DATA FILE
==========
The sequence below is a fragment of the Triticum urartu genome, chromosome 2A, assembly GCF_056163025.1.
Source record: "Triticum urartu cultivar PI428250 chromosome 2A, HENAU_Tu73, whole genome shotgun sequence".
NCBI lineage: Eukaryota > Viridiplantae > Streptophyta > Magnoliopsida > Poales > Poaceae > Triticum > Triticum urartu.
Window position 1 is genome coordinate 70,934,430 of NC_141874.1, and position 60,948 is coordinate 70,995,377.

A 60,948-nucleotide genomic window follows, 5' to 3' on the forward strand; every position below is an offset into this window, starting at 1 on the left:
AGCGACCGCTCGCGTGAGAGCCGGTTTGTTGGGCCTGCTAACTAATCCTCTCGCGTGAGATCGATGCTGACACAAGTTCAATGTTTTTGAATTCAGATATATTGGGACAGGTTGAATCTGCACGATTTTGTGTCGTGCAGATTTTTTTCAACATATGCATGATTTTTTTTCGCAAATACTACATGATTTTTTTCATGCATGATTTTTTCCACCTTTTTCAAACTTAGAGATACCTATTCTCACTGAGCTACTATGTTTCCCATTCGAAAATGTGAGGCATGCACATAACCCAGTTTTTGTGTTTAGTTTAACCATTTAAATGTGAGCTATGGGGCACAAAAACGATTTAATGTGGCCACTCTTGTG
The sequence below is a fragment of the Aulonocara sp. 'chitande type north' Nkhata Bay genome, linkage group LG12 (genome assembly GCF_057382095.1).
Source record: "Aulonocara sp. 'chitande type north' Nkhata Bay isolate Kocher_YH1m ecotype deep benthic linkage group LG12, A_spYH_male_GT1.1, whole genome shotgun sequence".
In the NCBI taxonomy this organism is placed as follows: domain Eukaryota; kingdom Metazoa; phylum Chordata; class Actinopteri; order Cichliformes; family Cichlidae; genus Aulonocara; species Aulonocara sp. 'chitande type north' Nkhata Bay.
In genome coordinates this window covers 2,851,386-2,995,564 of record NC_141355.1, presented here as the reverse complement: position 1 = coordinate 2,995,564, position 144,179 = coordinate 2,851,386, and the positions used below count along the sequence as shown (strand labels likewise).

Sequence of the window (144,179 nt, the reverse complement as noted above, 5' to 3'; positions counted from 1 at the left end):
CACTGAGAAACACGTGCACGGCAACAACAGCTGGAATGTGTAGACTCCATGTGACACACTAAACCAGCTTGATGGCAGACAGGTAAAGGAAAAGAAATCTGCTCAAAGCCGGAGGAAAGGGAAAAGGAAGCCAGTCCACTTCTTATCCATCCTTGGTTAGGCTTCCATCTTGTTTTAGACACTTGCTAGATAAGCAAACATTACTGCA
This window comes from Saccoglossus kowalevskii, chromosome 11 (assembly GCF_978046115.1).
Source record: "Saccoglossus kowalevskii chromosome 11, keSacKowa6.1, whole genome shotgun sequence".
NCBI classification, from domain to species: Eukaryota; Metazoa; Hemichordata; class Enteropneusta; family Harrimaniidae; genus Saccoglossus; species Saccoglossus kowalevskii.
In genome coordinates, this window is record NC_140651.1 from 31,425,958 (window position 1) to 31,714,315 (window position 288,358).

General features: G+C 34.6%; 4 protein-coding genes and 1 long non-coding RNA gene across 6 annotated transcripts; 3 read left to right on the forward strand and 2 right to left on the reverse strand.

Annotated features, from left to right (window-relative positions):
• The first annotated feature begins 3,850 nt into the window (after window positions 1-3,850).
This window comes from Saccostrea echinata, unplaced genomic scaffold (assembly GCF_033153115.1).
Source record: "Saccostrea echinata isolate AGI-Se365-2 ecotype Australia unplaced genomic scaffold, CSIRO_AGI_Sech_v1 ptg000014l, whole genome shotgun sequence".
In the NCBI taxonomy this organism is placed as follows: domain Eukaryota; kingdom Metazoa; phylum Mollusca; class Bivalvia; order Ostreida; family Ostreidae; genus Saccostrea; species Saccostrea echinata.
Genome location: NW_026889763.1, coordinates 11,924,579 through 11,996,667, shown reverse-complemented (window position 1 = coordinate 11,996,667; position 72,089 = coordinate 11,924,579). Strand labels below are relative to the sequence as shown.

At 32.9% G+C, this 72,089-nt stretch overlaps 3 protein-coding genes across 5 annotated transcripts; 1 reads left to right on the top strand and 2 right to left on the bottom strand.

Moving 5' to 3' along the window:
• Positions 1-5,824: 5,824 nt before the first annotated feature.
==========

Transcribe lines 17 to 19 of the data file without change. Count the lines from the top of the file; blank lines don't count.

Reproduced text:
General features: G+C 34.6%; 4 protein-coding genes and 1 long non-coding RNA gene across 6 annotated transcripts; 3 read left to right on the forward strand and 2 right to left on the reverse strand.

Annotated features, from left to right (window-relative positions):
• The first annotated feature begins 3,850 nt into the window (after window positions 1-3,850).